[Clubhouse Games： 51 Worldwide Classics]Clubhouse Games： 51 Worldwide Classics Review
Quantity doesn’t always mean quality but thankfully, Clubhouse Games: 51 Worldwide Classics is here to prove that you can have both.
Othello, Reversi, Renegade… can’t we decide on just 1 name for this cool game?
I’m a sucker for game compilations. From nifty video game collections to goofy Wii shovelware; I enjoy jumping between tons of games in a single sitting. It might be due to my ADD or simply because I love all sorts of games or a combination of the 2 but whatever the reason, I’m always excited to enjoy the next video game compilation. With that in mind, allow me to say right off the bat that Clubhouse Games: 51 Worldwide Classics is the best casual game collection that I’ve ever played. Upon booting it up, my first impression was nothing short of delight and after I enjoyed the games for hours upon hours, my enthusiasm remained intact which is an incredibly rare phenomenon as I’m sure you know if you have read any of my reviews for similar games. Anyway, what makes this as cool as it is? Let’s dive in!
Clubhouse Games: 51 Worldwide Classics includes a wide range of games. First, there are board games such as Chess, Chinese Checkers, Backgammon, and you’ll even find some dice games and pen and paper games, too. One such game that I love is the simple Dots and Boxes and I have fond memories of playing it with my mom when I was in the hospital as a kid. Plus, I enjoyed learning how to play Asian games such as Shogi and Hanafuda which many westerners like me may not be immediately familiar with. Next up, you can play a bunch of card games that range from Solitaire to Blackjack and there’s even Uno but it’s called Last Card here which is pretty funny; I’m sure it’s due to legal reasons but a lot of games have odd names in this collection. Finally, there are some mini-games that I’ll discuss later.
I probably won’t be invited back to poker night after taking all my friends’ money!
Enjoying all of these classic games in 1 package is an absolute treat and what makes the collection even more special is the fact that it’s as beautifully presented as it is. The games themselves are fantastic-looking complete with detailed yet streamlined visuals and they each play at a steady yet deliberate pace. This is important because you won’t get impatient and at the same time, things aren’t so fast that you’ll lose track of what’s going on. When selecting a new game, some game pieces will put on a little sketch about it which is lovely and often humorous. These ladies and gents will also occupy a Guide Globe where you can talk to them in order to play collections of specific genres and unlock goodies such as new card deck themes. Of course, all of that adds a wonderful sense of personality.
Clubhouse Games: 51 Worldwide Classics can be enjoyed either solo or multiplayer with up to 4 local or online chums. The multiplayer component is handled intuitively and there are some cool features as well. For starters, you can keep playing solo as you wait for online folks to join you in your favourite games. There’s also a cool Mosaic Mode which allows you to set various Switch consoles next to each other in order to do things like create a virtual music band or a rockin’ synthesizer. Additionally, you’ll unlock plenty of nifty features as you play such as medals and high scores for each game, trivia, and characters so mastering everything will take quite a long time.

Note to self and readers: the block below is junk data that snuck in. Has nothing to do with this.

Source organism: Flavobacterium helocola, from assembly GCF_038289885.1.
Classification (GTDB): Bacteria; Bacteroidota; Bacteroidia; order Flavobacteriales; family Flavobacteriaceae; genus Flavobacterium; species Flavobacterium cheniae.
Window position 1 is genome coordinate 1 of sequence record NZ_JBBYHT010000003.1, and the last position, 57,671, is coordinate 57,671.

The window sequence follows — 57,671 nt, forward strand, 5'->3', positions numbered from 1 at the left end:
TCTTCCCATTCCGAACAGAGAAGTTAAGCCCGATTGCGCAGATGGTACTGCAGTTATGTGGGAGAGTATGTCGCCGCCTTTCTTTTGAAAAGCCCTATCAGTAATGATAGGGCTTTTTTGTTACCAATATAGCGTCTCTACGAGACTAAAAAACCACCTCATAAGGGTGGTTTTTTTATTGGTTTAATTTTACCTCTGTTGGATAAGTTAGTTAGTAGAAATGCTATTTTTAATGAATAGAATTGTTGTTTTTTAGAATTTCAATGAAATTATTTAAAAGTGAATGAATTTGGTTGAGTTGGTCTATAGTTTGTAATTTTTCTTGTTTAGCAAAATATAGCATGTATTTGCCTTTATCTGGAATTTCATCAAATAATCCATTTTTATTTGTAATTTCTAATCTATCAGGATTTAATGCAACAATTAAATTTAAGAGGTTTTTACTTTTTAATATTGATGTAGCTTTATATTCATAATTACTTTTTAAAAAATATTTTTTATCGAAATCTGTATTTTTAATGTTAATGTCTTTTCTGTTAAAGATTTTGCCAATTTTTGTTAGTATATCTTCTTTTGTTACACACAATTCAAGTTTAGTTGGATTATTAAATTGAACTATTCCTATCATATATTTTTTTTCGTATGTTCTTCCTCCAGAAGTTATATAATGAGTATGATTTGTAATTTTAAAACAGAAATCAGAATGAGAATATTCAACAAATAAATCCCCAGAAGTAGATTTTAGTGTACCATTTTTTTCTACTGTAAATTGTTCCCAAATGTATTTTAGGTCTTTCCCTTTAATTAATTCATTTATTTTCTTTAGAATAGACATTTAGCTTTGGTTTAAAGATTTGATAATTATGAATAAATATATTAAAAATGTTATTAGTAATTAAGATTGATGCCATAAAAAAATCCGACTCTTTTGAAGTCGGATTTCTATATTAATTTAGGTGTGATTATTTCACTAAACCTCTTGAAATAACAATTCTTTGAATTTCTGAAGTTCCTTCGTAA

Too bad checkers pieces can’t be born into royal privilege…
Although I love Clubhouse Games: 51 Worldwide Classics and can’t wait to play it online when the community is more populated, it does have a few downsides. First, a lot of the challenges which award medals are either too easy or too difficult. I far surpassed many of them without even trying while I tried my darnedest to achieve others and couldn’t no matter how well I played. Similarly, the AI is highly unpredictable and inconsistent. You can set their difficulty level and generally speaking, the Normal setting is quite easy but anything beyond that often feels random. For example, I played 1 game against a Hard difficulty CPU player about a dozen times in a row only to get severely beat half the time and win by a huge margin the other times. Shouldn’t we be more consistently evenly matched?
Last but not least, allow me to discuss the more original creations which generally fall into the mini-game category. Such games include a tricky puzzle game with marbles called 6-Ball Puzzle, a Shooting Gallery, tabletop Battle Tanks, and toy versions of Boxing, Baseball, Curling, and more. These games definitely stand out by being unique experiences but at the same time, quite a few of them simply aren’t all that fun. I enjoyed games like 6-Ball Puzzle and the Sliding Puzzle where you have to guide a toy turtle a great deal but games such as the Shooting Gallery and Fishing are very simplistic and lack a sense of challenge. I wish there was more to games like those.
Mastermind (or Hit and Blow as it’s called here) is one of my personal favourites
Clubhouse Games: 51 Worldwide Classics is sure to provide hours of entertainment whether you prefer playing solo, online, or with local chums. Seeing as it’s bursting with tons of enjoyable games, this is one must-have collection.
Gameplay video for Clubhouse Games: 51 Worldwide Classics 15:21
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Filed under: Reviews ? Switch.
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